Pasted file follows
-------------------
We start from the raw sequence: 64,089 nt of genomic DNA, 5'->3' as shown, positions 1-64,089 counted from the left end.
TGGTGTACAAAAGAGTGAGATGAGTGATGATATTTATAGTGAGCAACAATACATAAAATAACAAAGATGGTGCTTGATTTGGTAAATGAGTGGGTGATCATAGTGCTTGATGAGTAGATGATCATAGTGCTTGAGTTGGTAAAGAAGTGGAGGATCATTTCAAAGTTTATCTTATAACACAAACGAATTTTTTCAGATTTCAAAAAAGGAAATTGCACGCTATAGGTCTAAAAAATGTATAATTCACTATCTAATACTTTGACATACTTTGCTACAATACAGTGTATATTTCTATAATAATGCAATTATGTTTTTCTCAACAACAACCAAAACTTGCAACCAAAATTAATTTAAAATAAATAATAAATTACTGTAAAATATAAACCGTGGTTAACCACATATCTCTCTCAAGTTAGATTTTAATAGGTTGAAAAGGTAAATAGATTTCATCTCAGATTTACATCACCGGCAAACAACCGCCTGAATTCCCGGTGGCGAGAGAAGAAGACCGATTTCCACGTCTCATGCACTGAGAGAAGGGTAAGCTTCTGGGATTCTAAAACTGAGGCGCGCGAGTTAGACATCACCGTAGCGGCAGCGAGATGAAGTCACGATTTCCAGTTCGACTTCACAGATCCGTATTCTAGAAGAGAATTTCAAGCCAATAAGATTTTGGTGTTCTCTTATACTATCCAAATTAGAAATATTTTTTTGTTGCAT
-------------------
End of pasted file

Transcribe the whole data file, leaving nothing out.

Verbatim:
We start from the raw sequence: 64,089 nt of genomic DNA, 5'->3' as shown, positions 1-64,089 counted from the left end.
TGGTGTACAAAAGAGTGAGATGAGTGATGATATTTATAGTGAGCAACAATACATAAAATAACAAAGATGGTGCTTGATTTGGTAAATGAGTGGGTGATCATAGTGCTTGATGAGTAGATGATCATAGTGCTTGAGTTGGTAAAGAAGTGGAGGATCATTTCAAAGTTTATCTTATAACACAAACGAATTTTTTCAGATTTCAAAAAAGGAAATTGCACGCTATAGGTCTAAAAAATGTATAATTCACTATCTAATACTTTGACATACTTTGCTACAATACAGTGTATATTTCTATAATAATGCAATTATGTTTTTCTCAACAACAACCAAAACTTGCAACCAAAATTAATTTAAAATAAATAATAAATTACTGTAAAATATAAACCGTGGTTAACCACATATCTCTCTCAAGTTAGATTTTAATAGGTTGAAAAGGTAAATAGATTTCATCTCAGATTTACATCACCGGCAAACAACCGCCTGAATTCCCGGTGGCGAGAGAAGAAGACCGATTTCCACGTCTCATGCACTGAGAGAAGGGTAAGCTTCTGGGATTCTAAAACTGAGGCGCGCGAGTTAGACATCACCGTAGCGGCAGCGAGATGAAGTCACGATTTCCAGTTCGACTTCACAGATCCGTATTCTAGAAGAGAATTTCAAGCCAATAAGATTTTGGTGTTCTCTTATACTATCCAAATTAGAAATATTTTTTTGTTGCAT